The consultations that informed the design of the CRC took years, and resulted in a massive document called “The Way of the People.”  And once the building was designed and built, the real work began: moving the collections.  But as a result of all of the planning and consultation, the CRC was ready to be a safe and supportive home to the incredible cultural patrimony in NMAI’s care. Here’s to fifteen years of the CRC, and many more to come!

Michael Pahn, Head Archivist
National Museum of the American Indian Archive Center

Flashback Friday: Stettheimer Sisters

Smithsonian Collections - Fri, 10/24/2014 - 8:00am
This October, the Smithsonian Collections Blog is celebrating American Archives Month with a month-long blogathon! We will be posting new content almost every weekday with the theme Discover and Connect. See additional posts from our other participating blogs, as well as related events and resources, on the Smithsonian’s Archives Month website.

I wrote a post for this blog in 2011 after cataloging images in the Peter A. Juley & Son Collection of art work by Carrie and Florine Stettheimer. In that post I introduced paintings by Florine, as well as the fabulous dollhouse created by Carrie. I also mentioned the private salons and artist parties that were frequently hosted by the two, along with a third sister, Ettie. The sisters were well known in Manhattan’s early 20th century artist circles and were themselves huge champions of the Modern Art movement. Some of their artist friends included Carl Van Vechten, Marcel Duchamp, and Georgia O’Keeffe.

Florine Stettheimer, Carrie with Dollhouse, 1923   Florine Stettheimer, Cathedrals of Art, 1942Thanks to a recent permissions request, we’ve ‘discovered’ more Stettheimer images in the Juley Collection -- photographs of the interiors of the Stettheimer’s home, and of the studio Florine later kept in Bryant Park. I was thrilled to find these as they really help the viewer’s imagination in bringing the salons out of the fantastical world of Florine’s paintings and placing them in a real time in history. It’s easy to picture the sisters and their friends hanging out in the Stettheimer home or in Florine’s studio.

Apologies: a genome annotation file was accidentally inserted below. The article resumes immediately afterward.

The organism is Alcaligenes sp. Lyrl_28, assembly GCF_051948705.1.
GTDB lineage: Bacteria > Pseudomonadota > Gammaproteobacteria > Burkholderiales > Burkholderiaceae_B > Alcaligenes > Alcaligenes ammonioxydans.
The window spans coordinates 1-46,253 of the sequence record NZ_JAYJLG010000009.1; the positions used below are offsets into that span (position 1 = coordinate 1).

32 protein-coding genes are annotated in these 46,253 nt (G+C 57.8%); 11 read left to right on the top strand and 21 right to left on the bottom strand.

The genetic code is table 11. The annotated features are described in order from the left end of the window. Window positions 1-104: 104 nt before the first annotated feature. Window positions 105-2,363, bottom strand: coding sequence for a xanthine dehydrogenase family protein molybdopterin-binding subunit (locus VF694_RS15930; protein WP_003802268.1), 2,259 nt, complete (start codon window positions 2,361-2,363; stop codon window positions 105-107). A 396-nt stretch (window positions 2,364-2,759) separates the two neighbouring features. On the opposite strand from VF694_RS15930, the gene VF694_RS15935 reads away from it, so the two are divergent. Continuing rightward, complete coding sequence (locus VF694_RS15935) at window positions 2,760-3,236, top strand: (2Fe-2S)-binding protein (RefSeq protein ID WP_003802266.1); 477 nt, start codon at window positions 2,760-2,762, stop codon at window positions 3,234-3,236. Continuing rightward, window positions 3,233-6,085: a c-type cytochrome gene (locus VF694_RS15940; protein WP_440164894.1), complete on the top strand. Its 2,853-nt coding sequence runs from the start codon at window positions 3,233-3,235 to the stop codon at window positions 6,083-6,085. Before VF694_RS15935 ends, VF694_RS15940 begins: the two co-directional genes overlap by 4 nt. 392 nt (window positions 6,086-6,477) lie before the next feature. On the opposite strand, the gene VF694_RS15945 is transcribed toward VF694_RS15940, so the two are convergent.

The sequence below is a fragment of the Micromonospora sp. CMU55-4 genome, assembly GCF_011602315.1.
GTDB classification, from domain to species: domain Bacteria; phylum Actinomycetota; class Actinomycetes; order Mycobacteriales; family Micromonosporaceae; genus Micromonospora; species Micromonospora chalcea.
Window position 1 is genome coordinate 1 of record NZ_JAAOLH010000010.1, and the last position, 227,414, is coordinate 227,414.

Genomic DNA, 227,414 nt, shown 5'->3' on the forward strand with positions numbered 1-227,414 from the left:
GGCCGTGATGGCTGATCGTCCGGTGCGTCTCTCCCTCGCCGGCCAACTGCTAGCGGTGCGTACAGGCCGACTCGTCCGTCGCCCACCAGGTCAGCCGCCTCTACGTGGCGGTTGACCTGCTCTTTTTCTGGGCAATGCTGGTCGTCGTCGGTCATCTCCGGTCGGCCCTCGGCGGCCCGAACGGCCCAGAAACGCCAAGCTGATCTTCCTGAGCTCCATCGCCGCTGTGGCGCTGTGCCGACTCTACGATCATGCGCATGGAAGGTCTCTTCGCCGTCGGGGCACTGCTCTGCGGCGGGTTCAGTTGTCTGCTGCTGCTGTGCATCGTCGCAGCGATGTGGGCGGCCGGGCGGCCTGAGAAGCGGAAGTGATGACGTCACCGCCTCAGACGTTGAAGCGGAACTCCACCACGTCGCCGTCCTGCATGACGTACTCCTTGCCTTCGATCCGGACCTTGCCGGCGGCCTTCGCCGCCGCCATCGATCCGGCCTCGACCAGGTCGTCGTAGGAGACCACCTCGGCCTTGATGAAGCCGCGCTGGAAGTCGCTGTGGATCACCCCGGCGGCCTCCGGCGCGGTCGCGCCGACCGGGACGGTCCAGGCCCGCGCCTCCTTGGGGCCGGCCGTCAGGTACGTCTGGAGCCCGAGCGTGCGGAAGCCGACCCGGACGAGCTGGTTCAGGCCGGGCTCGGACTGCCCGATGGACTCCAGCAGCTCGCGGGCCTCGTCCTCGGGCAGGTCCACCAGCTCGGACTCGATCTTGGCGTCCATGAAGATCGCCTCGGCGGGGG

Florine was also interested in interior design, as evidenced by the colorful décor from her studio. The rooms there were adorned in lace, cellophane and floral patterns, echoing a similar aesthetic found in her paintings and theatrical design.
Interior of Stettheimer home, New YorkThese images were originally mislabeled as depicting an unknown location, but after a bit of searching we were able to locate the entire set and correctly catalog them in SIRIS. You can see the rest of the images, along with other works by the Stettheimer sisters here.
Rachel BrooksPhotograph ArchivesSmithsonian American Art Museum